Taking the right probiotic early in life seem to reduce the risk of eczema.

First, the details.

  • 474 infants at risk of allergic disease based on a family history were studied.
  • Pregnant women were randomly assigned to take 1 of 3 treatments daily from 35 weeks gestation until 6 months if breast-feeding.
    • Lactobacillus rhamnosus HN001
    • Bifidobacterium animalis subsp lactis strain HN019
    • Placebo
  • Their infants were randomly assigned to the same treatment from birth to 2 years.
  • Skin prick tests to common allergens was performed at 2 years.
  • The participants and the researchers were not aware of the treatment given — double-blind.

And, the results.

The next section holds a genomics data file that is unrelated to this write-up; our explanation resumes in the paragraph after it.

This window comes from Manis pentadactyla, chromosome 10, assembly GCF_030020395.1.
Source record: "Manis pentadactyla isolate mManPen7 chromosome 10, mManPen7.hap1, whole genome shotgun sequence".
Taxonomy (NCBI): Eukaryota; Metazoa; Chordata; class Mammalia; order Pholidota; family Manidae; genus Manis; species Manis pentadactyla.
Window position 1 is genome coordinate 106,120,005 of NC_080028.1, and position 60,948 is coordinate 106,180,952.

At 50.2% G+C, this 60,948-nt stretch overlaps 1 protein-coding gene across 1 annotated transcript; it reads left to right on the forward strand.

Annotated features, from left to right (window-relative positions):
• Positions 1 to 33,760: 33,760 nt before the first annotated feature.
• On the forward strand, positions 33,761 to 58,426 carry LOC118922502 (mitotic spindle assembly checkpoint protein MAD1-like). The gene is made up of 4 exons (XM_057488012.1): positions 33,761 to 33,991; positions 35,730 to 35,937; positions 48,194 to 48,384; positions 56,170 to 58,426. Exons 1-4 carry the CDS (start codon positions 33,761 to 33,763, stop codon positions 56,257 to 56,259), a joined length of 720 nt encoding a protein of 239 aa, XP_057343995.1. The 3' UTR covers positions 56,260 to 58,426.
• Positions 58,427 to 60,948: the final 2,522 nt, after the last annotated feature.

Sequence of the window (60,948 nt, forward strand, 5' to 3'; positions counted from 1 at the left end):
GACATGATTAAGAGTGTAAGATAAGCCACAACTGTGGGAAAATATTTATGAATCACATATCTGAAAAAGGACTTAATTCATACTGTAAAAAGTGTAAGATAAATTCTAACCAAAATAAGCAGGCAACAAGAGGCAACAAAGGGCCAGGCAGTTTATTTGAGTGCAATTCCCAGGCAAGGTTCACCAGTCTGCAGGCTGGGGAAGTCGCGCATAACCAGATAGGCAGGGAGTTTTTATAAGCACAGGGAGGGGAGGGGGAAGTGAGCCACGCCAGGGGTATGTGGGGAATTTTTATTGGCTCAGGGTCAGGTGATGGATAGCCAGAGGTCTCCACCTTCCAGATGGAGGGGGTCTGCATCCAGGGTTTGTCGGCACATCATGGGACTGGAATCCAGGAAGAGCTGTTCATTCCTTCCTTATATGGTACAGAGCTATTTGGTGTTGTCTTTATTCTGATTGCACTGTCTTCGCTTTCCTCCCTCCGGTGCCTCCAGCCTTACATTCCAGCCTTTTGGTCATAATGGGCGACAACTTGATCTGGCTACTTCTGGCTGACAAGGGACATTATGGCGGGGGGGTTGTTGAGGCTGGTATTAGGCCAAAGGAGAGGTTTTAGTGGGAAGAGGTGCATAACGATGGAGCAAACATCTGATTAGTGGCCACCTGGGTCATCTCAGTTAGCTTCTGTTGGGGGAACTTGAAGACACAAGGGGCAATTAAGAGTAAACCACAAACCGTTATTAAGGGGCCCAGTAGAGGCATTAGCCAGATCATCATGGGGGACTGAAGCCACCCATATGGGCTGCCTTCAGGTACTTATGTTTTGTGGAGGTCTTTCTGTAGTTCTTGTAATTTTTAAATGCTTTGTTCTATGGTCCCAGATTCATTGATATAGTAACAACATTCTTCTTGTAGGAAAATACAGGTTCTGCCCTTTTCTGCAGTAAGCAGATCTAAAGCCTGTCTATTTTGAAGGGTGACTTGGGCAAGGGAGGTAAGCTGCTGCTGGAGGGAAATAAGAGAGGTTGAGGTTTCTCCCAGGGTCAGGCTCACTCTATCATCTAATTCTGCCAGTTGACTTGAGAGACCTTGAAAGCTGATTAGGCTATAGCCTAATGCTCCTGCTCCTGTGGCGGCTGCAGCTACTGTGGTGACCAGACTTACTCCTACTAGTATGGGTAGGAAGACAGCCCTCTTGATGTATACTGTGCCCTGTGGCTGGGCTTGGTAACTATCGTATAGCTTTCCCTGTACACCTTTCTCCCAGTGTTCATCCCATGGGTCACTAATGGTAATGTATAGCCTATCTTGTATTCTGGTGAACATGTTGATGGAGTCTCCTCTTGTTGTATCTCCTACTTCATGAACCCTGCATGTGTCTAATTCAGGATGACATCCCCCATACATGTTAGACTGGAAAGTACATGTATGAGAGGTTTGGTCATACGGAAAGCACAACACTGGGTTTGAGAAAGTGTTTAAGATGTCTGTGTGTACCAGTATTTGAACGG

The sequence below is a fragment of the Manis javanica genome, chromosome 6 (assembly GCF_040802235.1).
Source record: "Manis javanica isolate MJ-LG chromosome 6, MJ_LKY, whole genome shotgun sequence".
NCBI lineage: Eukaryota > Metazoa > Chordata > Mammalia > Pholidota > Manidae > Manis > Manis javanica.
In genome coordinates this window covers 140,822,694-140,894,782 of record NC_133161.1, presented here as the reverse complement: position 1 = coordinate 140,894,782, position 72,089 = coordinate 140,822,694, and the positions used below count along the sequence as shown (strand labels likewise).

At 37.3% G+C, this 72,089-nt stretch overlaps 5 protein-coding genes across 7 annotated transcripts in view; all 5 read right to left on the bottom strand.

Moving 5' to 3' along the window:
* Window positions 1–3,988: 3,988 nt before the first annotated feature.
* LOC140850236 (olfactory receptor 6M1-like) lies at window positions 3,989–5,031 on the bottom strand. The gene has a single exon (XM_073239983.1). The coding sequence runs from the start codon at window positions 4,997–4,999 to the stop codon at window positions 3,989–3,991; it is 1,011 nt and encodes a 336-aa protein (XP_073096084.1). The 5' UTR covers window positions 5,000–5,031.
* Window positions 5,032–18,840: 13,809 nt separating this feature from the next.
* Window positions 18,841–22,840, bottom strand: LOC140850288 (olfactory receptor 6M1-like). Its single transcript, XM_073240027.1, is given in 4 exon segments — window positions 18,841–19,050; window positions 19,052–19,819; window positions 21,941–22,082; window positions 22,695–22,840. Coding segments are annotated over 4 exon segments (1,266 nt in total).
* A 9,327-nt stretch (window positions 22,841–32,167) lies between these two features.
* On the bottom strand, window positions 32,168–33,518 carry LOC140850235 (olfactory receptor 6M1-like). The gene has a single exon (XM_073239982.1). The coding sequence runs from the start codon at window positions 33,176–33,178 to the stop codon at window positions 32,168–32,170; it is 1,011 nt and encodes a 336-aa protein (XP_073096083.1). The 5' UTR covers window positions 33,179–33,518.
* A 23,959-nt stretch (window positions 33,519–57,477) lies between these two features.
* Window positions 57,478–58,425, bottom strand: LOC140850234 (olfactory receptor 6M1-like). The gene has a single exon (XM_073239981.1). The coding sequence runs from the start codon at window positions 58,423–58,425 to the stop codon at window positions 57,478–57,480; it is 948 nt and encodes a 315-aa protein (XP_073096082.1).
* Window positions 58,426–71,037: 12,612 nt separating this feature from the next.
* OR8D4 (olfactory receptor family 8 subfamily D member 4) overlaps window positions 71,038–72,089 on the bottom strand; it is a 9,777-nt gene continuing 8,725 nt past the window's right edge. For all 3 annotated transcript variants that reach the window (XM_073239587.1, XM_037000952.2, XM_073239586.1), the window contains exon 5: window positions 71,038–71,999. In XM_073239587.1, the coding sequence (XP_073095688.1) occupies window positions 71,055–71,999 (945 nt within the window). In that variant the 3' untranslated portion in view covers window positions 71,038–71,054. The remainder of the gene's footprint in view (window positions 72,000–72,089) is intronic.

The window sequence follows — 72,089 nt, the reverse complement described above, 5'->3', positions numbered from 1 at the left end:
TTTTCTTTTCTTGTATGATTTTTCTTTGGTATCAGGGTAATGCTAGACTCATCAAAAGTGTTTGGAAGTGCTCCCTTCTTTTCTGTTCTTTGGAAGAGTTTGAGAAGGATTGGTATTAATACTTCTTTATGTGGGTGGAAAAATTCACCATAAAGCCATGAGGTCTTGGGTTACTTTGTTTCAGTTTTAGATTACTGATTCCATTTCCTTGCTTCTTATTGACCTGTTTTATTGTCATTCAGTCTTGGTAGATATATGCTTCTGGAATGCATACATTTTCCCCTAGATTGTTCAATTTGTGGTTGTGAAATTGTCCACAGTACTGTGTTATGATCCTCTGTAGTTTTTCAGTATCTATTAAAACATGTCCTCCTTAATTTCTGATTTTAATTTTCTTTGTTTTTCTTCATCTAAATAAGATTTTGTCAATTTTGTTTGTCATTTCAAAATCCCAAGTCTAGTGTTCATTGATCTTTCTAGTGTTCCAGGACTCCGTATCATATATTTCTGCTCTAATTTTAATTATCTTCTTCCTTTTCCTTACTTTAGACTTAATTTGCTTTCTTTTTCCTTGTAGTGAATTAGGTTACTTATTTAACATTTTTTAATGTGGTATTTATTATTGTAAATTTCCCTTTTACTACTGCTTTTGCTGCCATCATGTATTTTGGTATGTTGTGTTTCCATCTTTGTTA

• Infants receiving L rhamnosus had a significantly reduced risk of eczema compared with placebo.
  • This was not the case for B animalis subsp lactis.
  • There was no significant effect of L rhamnosus or B animalis subsp lactis on atopy (allergic hypersensitivity).
  • L rhamnosus was more likely to be present in the feces at 3 months, although detection rates were similar by 24 months.

The bottom line?
The authors concluded, “Supplementation with L rhamnosus, but not B animalis subsp lactis, substantially reduced the cumulative prevalence of eczema, but not atopy, by 2 years.”

How this happens should be studied.

10/8/08 18:45 JR

Hi, I’m JR

John Russo, Jr., PharmD, is president of The MedCom Resource, Inc. Previously, he was senior vice president of medical communications at www.Vicus.com, a complementary and alternative medicine website.